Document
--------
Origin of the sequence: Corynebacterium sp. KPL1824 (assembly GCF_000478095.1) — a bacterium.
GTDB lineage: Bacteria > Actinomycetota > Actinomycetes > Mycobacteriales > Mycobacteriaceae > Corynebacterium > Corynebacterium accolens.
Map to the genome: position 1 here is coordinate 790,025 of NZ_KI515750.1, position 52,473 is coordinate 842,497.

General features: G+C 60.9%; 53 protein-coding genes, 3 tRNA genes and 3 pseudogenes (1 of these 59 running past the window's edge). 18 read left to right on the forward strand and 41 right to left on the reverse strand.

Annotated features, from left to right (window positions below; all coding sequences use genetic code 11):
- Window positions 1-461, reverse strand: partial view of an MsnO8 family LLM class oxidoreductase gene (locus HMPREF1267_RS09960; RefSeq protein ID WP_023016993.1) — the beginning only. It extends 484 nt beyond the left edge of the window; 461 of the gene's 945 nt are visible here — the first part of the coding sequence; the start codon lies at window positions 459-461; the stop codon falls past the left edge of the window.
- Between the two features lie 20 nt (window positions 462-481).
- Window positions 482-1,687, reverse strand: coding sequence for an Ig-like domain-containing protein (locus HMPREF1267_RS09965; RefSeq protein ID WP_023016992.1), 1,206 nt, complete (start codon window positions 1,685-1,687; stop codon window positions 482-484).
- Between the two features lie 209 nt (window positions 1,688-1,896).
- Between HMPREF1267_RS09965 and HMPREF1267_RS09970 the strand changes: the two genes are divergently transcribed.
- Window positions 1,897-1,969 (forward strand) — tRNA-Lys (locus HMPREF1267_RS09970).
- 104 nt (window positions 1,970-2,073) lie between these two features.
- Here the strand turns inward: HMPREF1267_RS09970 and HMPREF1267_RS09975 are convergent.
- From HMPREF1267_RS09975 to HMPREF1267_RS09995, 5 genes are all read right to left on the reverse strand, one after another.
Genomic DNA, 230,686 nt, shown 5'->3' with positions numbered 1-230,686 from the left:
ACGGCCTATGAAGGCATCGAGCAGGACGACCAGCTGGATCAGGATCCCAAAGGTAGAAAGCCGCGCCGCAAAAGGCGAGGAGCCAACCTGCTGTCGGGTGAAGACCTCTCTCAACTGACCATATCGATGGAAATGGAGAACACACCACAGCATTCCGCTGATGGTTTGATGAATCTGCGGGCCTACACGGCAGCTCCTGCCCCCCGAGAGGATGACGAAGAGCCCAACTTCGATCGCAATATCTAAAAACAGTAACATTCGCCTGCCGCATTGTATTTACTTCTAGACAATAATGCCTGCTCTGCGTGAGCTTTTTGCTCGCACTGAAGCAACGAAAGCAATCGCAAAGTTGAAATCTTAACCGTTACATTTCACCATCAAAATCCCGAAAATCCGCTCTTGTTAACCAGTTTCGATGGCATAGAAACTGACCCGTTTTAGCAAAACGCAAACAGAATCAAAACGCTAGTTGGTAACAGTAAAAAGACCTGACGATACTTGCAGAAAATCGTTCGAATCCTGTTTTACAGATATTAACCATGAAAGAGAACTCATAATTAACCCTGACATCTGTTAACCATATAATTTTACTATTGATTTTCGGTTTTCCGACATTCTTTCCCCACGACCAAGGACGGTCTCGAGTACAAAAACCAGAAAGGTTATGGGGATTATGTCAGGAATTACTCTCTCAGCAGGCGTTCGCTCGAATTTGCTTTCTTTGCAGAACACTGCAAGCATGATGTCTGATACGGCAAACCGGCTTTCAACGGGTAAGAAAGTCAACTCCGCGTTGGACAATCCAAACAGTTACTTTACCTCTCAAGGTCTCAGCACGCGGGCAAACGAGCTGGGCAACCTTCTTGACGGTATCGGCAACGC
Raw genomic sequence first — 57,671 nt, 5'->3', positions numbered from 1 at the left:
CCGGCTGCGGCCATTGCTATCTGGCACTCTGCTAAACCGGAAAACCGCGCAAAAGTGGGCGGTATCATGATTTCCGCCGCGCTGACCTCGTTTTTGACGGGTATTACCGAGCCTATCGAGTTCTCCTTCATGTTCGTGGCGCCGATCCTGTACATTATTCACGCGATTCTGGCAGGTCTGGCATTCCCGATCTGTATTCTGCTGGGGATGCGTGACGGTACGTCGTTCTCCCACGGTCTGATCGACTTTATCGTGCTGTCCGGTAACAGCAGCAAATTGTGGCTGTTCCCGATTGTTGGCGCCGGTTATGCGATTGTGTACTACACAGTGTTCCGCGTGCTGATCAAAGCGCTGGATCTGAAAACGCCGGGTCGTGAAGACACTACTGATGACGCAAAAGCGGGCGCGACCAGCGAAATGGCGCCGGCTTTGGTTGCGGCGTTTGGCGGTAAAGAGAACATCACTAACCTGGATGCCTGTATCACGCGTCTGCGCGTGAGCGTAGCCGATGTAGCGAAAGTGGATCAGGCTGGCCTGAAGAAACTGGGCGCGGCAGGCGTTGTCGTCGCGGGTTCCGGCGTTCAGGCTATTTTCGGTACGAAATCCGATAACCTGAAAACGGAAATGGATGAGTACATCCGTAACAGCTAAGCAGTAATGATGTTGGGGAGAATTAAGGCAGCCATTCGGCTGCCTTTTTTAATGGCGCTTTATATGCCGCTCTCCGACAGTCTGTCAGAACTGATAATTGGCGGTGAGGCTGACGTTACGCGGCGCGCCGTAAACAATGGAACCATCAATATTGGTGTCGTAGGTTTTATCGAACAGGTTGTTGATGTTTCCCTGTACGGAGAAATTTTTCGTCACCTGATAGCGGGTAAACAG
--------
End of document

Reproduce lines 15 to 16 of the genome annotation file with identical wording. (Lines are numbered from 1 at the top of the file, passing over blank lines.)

Genomic DNA, 230,686 nt, shown 5'->3' with positions numbered 1-230,686 from the left:
ACGGCCTATGAAGGCATCGAGCAGGACGACCAGCTGGATCAGGATCCCAAAGGTAGAAAGCCGCGCCGCAAAAGGCGAGGAGCCAACCTGCTGTCGGGTGAAGACCTCTCTCAACTGACCATATCGATGGAAATGGAGAACACACCACAGCATTCCGCTGATGGTTTGATGAATCTGCGGGCCTACACGGCAGCTCCTGCCCCCCGAGAGGATGACGAAGAGCCCAACTTCGATCGCAATATCTAAAAACAGTAACATTCGCCTGCCGCATTGTATTTACTTCTAGACAATAATGCCTGCTCTGCGTGAGCTTTTTGCTCGCACTGAAGCAACGAAAGCAATCGCAAAGTTGAAATCTTAACCGTTACATTTCACCATCAAAATCCCGAAAATCCGCTCTTGTTAACCAGTTTCGATGGCATAGAAACTGACCCGTTTTAGCAAAACGCAAACAGAATCAAAACGCTAGTTGGTAACAGTAAAAAGACCTGACGATACTTGCAGAAAATCGTTCGAATCCTGTTTTACAGATATTAACCATGAAAGAGAACTCATAATTAACCCTGACATCTGTTAACCATATAATTTTACTATTGATTTTCGGTTTTCCGACATTCTTTCCCCACGACCAAGGACGGTCTCGAGTACAAAAACCAGAAAGGTTATGGGGATTATGTCAGGAATTACTCTCTCAGCAGGCGTTCGCTCGAATTTGCTTTCTTTGCAGAACACTGCAAGCATGATGTCTGATACGGCAAACCGGCTTTCAACGGGTAAGAAAGTCAACTCCGCGTTGGACAATCCAAACAGTTACTTTACCTCTCAAGGTCTCAGCACGCGGGCAAACGAGCTGGGCAACCTTCTTGACGGTATCGGCAACGC